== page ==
As the COVID-19 pandemic continues to rage and public funding is increasingly scarce, the need for high-quality, timely evidence on the effectiveness of public programs has never been clearer. Given that impact evaluations are uniquely suited to estimating the net impact of interventions or programs on desired outcomes, they play a particularly important role as part of the evidence and data ecosystem. But these methods have also elicited longstanding concerns, including that they cost too much and may take too long to provide results.
CGD recently launched a Working Group led by Amanda Glassman and Ruth Levine to consider how the next generation of investments in impact evaluations can optimize their returns for public policy decision-making. As part of this wider effort, we commissioned background research on the broad menu of recent advances in evaluation methods and data in order to examine tradeoffs related to the timeliness, cost, and policy relevance of different evaluation strategies.
We are pleased to share a new background paper by our colleague Ann-Sofie Isaksson (alongside a complementary piece focused on evidence-to-policy partnership models). The paper serves as a guide to funders and other stakeholders (within and beyond the development research community) on evaluation techniques that generate faster, lower-cost studies and highlights opportunities to put them into practice. (While the paper focuses on evidence generation, the importance of evidence synthesis in policy decision-making, especially during COVID-19, cannot be overstated—including parallel considerations related to speed, rigor, accessibility, and new platforms and tools for analysis.)
In this blog, we share a top-line summary of the methodological and data advances alongside recommendations for how to harness their potential to move the field forward. And on September 29, we’ll host Isaksson and other speakers for a CGD seminar to discuss the paper and related topics in more detail—we hope you’ll join us.
Methodological developments allowing for rapid impact evaluation
Several methodological tools offer the potential to enhance the usability and relevance of impact evaluation evidence for public policy decisions. Importantly, the approaches are not mutually exclusive; one evaluation might employ several of the methodologies discussed throughout the paper. Four of the most noteworthy examples include:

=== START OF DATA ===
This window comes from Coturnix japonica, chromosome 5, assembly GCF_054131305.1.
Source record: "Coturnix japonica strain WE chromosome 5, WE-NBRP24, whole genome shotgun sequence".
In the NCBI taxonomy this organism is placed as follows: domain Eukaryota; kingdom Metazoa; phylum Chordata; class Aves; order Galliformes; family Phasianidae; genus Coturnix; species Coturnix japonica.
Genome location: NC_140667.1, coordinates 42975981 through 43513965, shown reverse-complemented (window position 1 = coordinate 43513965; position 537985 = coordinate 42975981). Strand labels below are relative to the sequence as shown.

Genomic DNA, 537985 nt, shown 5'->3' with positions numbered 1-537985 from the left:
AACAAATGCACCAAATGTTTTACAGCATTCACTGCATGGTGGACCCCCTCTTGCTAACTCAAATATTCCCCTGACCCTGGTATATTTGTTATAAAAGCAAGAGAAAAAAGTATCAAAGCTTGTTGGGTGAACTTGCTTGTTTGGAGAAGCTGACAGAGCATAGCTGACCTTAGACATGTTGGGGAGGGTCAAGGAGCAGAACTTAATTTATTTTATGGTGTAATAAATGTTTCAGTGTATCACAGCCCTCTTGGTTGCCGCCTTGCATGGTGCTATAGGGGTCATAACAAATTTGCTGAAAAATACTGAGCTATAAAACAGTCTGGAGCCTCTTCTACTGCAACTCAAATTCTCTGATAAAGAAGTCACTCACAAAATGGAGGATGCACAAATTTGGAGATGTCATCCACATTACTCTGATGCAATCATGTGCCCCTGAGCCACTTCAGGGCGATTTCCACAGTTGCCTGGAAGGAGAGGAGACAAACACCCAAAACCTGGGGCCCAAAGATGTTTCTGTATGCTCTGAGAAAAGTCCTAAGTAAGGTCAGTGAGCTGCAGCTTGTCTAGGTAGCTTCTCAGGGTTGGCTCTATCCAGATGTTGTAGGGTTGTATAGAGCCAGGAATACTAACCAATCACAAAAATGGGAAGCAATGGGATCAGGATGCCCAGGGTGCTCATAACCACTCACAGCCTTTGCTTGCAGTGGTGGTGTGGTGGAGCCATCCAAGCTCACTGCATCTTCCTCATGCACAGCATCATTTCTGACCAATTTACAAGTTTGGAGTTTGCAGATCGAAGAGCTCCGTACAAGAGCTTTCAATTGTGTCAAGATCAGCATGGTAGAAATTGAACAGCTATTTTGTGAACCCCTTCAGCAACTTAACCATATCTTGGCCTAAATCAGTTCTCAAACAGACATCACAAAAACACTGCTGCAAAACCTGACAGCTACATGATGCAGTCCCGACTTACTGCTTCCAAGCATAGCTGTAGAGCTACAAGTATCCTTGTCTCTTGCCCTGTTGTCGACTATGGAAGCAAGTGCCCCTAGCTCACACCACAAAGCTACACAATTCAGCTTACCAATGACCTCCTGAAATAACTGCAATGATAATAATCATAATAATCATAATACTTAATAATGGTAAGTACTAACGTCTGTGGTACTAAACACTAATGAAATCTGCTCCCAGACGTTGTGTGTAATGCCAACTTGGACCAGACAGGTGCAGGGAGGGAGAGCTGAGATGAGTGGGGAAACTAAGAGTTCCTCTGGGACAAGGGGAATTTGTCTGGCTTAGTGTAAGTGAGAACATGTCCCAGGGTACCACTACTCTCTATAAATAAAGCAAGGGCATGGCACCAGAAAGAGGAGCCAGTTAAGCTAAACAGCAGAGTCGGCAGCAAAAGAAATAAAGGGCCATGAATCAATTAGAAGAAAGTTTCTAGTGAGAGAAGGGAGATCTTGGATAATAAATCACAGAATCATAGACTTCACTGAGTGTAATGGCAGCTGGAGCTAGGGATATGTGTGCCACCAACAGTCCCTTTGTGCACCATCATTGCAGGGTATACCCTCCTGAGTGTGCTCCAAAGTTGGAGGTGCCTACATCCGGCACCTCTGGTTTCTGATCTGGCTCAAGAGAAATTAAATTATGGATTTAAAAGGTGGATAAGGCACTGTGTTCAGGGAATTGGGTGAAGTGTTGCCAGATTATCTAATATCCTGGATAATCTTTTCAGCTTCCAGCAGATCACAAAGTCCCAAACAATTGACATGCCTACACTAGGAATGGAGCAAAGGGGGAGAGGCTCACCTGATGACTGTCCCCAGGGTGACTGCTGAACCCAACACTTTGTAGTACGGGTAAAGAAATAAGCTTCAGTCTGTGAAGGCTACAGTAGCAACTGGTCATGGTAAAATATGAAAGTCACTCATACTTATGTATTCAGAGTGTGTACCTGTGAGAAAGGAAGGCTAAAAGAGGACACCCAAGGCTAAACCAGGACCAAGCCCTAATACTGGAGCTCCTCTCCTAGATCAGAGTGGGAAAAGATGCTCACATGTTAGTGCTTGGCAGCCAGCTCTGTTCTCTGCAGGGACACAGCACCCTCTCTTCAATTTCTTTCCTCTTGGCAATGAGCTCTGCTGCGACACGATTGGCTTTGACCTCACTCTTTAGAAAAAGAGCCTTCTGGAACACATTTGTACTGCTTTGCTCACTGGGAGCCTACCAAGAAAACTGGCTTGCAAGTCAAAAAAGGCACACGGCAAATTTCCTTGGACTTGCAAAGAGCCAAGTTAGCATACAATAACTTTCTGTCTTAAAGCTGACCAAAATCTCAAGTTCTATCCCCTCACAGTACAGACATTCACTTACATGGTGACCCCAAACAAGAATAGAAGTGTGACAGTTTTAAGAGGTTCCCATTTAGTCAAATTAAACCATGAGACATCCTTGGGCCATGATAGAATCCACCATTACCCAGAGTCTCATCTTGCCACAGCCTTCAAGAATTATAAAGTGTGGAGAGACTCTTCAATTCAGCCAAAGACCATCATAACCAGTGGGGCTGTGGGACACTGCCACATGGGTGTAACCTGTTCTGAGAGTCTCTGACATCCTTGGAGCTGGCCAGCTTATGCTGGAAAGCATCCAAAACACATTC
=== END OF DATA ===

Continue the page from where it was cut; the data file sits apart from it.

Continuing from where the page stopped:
1. Evaluations with multiple treatment arms, e.g. A/B testing
Many private companies have recently integrated continuous experimentation into their operations vis-à-vis A/B testing and other analyses. As CGD’s Working Group examines opportunities for governments to embed routine evidence into their own decision-making, the widespread use of A/B testing to assess variations in program design is especially promising. For example, Banerjee et al. (2020) applied A/B testing to evaluate a COVID-19 prevention campaign in the Indian state of West Bengal, with several treatment arms receiving different messages.
However, evaluating multiple treatment arms often requires usable administrative data and large sample sizes in order to detect impacts of incremental changes, pointing to the need for greater support for data collection and infrastructure (discussed below).
2. Adaptive/iterative evaluation
To enable real-time program adaptation and inform rapid policy responses, evaluations can be set up to include multiple waves of data collection (through low-cost remote surveys, for example) and ongoing engagement with implementers. For example, a 2020 evaluation by Angrist et al. on the extent to which low-tech interventions limit pandemic-related learning loss in Botswana involved multiple rounds of data collection at four- to six-week intervals to facilitate program adaptation. Similarly, Caria et al. (2021) used “adaptive targeted experimentation” to assess the impact of labor market policies on Syrian refugees in Jordan by observing treatment outcomes overtime and adaptively optimizing treatment assignment for participants.